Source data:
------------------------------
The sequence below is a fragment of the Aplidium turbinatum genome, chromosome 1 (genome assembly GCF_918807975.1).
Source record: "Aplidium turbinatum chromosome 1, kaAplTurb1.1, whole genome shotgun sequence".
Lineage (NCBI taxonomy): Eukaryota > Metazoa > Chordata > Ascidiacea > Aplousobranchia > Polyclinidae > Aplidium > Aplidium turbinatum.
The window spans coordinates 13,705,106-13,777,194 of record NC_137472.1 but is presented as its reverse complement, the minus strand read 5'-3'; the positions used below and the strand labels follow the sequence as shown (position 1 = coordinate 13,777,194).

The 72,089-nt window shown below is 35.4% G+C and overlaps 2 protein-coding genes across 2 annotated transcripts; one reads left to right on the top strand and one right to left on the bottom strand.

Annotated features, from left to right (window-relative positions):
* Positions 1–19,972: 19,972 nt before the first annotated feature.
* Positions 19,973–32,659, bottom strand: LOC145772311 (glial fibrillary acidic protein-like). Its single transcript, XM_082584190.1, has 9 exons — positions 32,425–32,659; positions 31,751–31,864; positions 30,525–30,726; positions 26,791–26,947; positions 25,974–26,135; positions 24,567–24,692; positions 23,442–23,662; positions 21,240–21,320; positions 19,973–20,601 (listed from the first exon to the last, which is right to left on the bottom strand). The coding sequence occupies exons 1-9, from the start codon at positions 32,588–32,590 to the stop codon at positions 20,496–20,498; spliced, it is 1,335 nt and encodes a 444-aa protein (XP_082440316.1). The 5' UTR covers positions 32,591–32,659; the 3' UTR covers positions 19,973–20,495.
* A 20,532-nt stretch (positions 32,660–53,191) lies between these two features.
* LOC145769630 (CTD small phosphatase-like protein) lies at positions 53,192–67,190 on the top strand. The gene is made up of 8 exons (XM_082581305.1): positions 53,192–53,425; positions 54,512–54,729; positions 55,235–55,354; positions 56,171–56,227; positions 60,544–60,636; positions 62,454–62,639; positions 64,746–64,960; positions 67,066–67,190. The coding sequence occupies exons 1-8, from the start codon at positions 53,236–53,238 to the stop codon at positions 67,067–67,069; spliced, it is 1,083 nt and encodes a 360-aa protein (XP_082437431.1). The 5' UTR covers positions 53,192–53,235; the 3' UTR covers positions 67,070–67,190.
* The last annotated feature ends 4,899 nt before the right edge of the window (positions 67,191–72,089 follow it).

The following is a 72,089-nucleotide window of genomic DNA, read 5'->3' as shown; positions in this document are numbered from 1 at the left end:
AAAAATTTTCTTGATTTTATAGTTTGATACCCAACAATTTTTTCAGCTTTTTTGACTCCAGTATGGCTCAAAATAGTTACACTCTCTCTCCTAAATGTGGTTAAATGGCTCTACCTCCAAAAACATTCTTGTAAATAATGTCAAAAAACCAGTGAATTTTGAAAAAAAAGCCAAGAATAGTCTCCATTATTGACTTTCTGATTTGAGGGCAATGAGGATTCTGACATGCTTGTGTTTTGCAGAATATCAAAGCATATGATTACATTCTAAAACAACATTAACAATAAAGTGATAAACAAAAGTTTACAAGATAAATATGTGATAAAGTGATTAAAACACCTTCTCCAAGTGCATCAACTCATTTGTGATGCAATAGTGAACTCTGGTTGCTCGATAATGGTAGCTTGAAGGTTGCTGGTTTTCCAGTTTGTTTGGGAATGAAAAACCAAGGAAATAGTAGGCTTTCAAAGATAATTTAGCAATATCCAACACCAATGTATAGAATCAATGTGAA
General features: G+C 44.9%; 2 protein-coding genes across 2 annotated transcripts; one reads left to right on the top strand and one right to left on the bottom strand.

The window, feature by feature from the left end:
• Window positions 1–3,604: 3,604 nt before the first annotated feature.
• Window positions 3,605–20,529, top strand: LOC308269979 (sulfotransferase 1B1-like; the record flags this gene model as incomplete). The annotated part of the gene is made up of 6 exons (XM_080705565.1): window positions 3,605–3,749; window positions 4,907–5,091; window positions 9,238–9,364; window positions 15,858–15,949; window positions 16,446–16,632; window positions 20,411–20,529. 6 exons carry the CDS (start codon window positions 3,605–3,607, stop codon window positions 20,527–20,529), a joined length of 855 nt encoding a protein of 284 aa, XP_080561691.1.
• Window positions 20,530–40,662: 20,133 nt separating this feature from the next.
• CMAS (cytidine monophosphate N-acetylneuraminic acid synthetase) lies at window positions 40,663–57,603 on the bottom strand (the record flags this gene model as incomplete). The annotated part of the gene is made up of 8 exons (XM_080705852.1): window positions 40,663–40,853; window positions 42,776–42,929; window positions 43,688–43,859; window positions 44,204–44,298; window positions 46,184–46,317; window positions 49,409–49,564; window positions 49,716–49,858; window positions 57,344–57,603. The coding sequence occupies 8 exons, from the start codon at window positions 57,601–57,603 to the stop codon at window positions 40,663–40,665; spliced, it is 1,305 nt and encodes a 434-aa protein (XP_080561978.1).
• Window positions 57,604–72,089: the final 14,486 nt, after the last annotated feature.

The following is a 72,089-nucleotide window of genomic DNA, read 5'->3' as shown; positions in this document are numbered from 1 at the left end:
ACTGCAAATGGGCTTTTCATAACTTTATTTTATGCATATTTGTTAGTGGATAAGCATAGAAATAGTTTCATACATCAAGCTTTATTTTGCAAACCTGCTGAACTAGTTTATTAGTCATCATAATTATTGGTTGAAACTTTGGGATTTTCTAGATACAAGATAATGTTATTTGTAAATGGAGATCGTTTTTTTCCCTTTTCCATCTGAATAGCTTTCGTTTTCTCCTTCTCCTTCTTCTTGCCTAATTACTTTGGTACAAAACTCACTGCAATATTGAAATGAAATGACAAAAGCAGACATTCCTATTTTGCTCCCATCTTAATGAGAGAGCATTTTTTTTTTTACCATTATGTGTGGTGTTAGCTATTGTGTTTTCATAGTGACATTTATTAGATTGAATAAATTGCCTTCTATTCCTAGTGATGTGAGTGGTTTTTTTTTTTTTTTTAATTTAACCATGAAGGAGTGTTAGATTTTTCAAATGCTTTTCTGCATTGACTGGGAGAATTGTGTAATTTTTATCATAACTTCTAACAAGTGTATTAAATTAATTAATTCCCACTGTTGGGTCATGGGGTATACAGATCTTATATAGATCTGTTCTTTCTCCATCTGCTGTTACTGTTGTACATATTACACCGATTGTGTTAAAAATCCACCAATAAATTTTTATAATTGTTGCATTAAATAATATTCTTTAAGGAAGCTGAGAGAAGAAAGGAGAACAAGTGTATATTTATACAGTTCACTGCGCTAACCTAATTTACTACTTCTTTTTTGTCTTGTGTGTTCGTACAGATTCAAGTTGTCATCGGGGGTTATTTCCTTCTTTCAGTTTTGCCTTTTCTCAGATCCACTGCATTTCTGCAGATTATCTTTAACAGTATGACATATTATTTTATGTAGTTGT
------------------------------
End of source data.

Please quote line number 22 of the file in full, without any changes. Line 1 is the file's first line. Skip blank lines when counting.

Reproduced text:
ACTGCAAATGGGCTTTTCATAACTTTATTTTATGCATATTTGTTAGTGGATAAGCATAGAAATAGTTTCATACATCAAGCTTTATTTTGCAAACCTGCTGAACTAGTTTATTAGTCATCATAATTATTGGTTGAAACTTTGGGATTTTCTAGATACAAGATAATGTTATTTGTAAATGGAGATCGTTTTTTTCCCTTTTCCATCTGAATAGCTTTCGTTTTCTCCTTCTCCTTCTTCTTGCCTAATTACTTTGGTACAAAACTCACTGCAATATTGAAATGAAATGACAAAAGCAGACATTCCTATTTTGCTCCCATCTTAATGAGAGAGCATTTTTTTTTTTACCATTATGTGTGGTGTTAGCTATTGTGTTTTCATAGTGACATTTATTAGATTGAATAAATTGCCTTCTATTCCTAGTGATGTGAGTGGTTTTTTTTTTTTTTTTAATTTAACCATGAAGGAGTGTTAGATTTTTCAAATGCTTTTCTGCATTGACTGGGAGAATTGTGTAATTTTTATCATAACTTCTAACAAGTGTATTAAATTAATTAATTCCCACTGTTGGGTCATGGGGTATACAGATCTTATATAGATCTGTTCTTTCTCCATCTGCTGTTACTGTTGTACATATTACACCGATTGTGTTAAAAATCCACCAATAAATTTTTATAATTGTTGCATTAAATAATATTCTTTAAGGAAGCTGAGAGAAGAAAGGAGAACAAGTGTATATTTATACAGTTCACTGCGCTAACCTAATTTACTACTTCTTTTTTGTCTTGTGTGTTCGTACAGATTCAAGTTGTCATCGGGGGTTATTTCCTTCTTTCAGTTTTGCCTTTTCTCAGATCCACTGCATTTCTGCAGATTATCTTTAACAGTATGACATATTATTTTATGTAGTTGT